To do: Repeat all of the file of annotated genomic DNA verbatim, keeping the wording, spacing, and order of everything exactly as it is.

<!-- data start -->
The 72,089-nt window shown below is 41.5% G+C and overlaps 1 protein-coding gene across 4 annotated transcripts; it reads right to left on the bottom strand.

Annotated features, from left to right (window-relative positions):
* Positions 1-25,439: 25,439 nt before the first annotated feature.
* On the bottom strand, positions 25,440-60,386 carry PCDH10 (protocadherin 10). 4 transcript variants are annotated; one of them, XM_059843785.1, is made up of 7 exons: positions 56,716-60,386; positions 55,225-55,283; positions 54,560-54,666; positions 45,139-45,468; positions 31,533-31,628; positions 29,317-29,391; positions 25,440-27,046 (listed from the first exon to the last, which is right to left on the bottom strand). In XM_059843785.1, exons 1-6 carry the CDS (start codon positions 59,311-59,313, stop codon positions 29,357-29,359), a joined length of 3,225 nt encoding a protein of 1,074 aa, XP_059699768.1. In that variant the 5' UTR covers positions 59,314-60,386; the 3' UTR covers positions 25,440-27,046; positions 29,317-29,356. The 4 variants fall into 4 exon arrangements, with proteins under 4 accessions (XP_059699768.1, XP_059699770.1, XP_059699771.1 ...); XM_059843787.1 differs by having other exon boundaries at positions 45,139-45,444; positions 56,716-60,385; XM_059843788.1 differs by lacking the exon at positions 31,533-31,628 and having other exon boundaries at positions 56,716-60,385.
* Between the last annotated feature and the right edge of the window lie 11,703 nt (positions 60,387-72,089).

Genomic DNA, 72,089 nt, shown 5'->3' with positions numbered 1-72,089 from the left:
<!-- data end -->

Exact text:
The 72,089-nt window shown below is 41.5% G+C and overlaps 1 protein-coding gene across 4 annotated transcripts; it reads right to left on the bottom strand.

Annotated features, from left to right (window-relative positions):
* Positions 1-25,439: 25,439 nt before the first annotated feature.
* On the bottom strand, positions 25,440-60,386 carry PCDH10 (protocadherin 10). 4 transcript variants are annotated; one of them, XM_059843785.1, is made up of 7 exons: positions 56,716-60,386; positions 55,225-55,283; positions 54,560-54,666; positions 45,139-45,468; positions 31,533-31,628; positions 29,317-29,391; positions 25,440-27,046 (listed from the first exon to the last, which is right to left on the bottom strand). In XM_059843785.1, exons 1-6 carry the CDS (start codon positions 59,311-59,313, stop codon positions 29,357-29,359), a joined length of 3,225 nt encoding a protein of 1,074 aa, XP_059699768.1. In that variant the 5' UTR covers positions 59,314-60,386; the 3' UTR covers positions 25,440-27,046; positions 29,317-29,356. The 4 variants fall into 4 exon arrangements, with proteins under 4 accessions (XP_059699768.1, XP_059699770.1, XP_059699771.1 ...); XM_059843787.1 differs by having other exon boundaries at positions 45,139-45,444; positions 56,716-60,385; XM_059843788.1 differs by lacking the exon at positions 31,533-31,628 and having other exon boundaries at positions 56,716-60,385.
* Between the last annotated feature and the right edge of the window lie 11,703 nt (positions 60,387-72,089).

Genomic DNA, 72,089 nt, shown 5'->3' with positions numbered 1-72,089 from the left: